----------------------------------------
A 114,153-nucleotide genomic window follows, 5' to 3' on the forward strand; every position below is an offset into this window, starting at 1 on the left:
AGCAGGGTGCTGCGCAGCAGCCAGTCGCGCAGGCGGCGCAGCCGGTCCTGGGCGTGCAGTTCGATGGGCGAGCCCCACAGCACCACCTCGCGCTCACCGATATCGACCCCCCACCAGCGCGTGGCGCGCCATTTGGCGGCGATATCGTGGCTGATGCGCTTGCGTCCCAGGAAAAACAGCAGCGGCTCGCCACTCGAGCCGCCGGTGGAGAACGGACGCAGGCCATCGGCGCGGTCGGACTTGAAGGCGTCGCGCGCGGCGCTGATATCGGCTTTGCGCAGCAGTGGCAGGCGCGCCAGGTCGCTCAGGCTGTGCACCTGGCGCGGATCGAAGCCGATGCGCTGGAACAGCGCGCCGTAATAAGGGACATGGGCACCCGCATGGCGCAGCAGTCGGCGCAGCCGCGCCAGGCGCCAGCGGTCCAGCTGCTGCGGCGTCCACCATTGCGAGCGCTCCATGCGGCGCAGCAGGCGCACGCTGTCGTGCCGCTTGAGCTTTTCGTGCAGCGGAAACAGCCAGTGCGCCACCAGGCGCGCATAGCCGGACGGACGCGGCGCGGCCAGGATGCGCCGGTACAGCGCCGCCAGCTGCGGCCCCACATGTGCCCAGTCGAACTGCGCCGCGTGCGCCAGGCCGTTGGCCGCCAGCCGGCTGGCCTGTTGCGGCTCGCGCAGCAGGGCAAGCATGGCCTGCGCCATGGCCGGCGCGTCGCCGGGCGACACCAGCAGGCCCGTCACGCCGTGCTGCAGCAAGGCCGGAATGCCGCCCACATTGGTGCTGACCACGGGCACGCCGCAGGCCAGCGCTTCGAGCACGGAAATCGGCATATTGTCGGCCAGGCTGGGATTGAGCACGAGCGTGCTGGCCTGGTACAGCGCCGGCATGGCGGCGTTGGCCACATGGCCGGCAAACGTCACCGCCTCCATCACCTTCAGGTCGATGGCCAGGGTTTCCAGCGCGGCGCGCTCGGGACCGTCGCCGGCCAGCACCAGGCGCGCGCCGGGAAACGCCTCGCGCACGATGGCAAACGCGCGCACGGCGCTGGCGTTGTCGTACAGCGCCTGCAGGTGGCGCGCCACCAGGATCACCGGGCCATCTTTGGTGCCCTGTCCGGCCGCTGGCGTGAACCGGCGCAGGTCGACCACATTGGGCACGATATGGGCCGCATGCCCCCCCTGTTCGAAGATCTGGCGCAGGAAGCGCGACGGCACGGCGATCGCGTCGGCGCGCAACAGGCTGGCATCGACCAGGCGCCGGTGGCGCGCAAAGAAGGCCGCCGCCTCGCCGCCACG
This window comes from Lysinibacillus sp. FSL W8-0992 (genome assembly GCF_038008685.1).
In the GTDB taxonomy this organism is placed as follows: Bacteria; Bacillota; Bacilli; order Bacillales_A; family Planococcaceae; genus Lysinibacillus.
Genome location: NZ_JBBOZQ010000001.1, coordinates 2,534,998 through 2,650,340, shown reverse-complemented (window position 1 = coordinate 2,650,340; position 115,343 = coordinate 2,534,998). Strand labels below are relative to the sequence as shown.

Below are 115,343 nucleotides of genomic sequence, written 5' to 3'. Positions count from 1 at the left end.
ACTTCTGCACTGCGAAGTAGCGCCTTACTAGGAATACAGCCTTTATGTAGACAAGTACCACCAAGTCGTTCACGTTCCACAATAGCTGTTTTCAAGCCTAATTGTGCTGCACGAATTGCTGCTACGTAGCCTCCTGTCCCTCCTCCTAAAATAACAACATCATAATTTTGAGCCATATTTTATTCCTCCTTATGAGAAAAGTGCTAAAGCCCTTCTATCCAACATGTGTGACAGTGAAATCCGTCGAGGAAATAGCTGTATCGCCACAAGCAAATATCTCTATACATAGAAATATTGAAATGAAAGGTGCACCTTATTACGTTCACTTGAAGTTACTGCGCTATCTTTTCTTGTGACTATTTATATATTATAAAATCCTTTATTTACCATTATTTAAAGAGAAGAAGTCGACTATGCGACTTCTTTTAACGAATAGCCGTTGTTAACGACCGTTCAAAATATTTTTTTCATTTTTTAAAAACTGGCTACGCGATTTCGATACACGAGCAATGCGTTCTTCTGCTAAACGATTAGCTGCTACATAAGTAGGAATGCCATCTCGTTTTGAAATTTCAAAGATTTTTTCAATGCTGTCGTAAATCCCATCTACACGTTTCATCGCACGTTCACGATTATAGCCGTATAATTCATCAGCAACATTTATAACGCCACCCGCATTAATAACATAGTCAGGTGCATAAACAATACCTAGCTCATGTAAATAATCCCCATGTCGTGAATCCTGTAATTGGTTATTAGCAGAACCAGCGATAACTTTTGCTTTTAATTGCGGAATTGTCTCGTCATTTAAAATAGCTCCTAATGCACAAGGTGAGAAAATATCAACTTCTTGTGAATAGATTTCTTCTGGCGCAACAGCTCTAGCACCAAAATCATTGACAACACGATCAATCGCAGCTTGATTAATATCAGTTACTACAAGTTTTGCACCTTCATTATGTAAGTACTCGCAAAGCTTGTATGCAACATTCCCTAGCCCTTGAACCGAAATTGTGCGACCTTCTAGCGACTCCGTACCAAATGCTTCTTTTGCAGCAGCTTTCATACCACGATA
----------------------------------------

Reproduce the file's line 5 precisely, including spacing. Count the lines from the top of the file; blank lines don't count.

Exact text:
Genome location: NZ_JBBOZQ010000001.1, coordinates 2,534,998 through 2,650,340, shown reverse-complemented (window position 1 = coordinate 2,650,340; position 115,343 = coordinate 2,534,998). Strand labels below are relative to the sequence as shown.